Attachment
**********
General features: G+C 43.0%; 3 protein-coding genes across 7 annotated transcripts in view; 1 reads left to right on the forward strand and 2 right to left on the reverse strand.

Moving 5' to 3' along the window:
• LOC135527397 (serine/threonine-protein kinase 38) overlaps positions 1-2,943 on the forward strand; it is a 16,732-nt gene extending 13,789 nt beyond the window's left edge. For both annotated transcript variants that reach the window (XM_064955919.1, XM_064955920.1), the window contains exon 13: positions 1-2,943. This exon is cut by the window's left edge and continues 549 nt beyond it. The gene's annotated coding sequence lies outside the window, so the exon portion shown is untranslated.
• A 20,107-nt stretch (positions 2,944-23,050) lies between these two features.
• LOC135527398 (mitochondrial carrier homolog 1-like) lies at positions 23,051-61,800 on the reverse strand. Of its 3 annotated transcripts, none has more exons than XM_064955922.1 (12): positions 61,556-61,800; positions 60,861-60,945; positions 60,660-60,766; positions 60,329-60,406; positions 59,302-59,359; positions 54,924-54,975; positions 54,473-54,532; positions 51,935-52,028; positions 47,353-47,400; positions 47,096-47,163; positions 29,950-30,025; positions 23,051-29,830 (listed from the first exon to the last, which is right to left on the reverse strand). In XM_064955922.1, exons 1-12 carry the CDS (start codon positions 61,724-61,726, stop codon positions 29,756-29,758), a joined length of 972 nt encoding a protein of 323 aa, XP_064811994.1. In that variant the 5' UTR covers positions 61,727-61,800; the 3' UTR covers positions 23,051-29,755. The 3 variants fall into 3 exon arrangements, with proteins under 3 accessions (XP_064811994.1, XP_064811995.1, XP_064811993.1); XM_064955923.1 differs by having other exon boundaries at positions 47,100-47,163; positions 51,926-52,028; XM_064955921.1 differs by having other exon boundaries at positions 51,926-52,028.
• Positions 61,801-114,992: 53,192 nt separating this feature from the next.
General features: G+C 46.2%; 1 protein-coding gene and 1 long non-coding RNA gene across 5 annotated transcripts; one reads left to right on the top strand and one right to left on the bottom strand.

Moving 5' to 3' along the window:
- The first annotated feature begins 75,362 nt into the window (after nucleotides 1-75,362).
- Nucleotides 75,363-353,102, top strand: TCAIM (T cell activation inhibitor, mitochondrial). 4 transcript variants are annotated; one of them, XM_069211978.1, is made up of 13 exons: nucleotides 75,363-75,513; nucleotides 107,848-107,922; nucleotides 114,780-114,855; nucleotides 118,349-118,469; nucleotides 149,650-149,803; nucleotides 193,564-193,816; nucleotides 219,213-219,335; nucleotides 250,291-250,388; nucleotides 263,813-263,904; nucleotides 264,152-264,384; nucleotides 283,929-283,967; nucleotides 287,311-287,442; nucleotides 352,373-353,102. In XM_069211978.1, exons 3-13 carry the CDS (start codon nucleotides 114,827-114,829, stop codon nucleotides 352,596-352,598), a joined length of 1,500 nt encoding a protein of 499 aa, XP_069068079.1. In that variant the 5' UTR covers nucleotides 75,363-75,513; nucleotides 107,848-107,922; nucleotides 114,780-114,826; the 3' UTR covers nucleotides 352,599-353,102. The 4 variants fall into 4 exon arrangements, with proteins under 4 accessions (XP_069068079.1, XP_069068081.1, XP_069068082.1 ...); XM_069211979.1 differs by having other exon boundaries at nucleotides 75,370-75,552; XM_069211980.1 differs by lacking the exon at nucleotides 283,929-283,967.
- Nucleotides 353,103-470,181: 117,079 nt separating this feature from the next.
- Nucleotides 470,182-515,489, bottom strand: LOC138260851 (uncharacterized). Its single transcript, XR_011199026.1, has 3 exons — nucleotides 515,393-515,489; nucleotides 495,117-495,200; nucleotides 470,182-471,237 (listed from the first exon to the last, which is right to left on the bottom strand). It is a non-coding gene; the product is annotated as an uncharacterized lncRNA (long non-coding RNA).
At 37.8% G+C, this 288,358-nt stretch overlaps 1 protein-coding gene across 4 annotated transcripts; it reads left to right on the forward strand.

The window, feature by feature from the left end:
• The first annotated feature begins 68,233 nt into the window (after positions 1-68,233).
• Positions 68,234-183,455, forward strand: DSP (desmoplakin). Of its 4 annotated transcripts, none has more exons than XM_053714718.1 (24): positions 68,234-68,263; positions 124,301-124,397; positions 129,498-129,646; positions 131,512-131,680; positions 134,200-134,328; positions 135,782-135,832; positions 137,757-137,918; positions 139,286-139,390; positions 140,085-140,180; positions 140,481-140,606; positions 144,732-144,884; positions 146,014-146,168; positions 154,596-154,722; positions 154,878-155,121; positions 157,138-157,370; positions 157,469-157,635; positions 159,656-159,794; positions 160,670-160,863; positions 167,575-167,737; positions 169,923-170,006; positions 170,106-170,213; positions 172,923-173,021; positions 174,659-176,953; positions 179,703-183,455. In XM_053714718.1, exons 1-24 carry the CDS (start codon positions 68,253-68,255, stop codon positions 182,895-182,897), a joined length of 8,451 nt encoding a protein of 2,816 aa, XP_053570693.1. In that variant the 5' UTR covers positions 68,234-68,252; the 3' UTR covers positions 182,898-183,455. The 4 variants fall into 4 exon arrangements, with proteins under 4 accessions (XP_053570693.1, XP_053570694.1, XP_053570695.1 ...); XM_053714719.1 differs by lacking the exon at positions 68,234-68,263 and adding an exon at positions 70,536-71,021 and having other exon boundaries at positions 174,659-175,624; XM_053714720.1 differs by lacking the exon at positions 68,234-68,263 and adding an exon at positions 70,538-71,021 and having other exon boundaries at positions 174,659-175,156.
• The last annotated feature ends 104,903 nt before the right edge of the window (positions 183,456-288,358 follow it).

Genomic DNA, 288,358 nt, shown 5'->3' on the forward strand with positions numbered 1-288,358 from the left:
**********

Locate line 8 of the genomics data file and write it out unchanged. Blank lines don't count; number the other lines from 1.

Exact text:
Moving 5' to 3' along the window: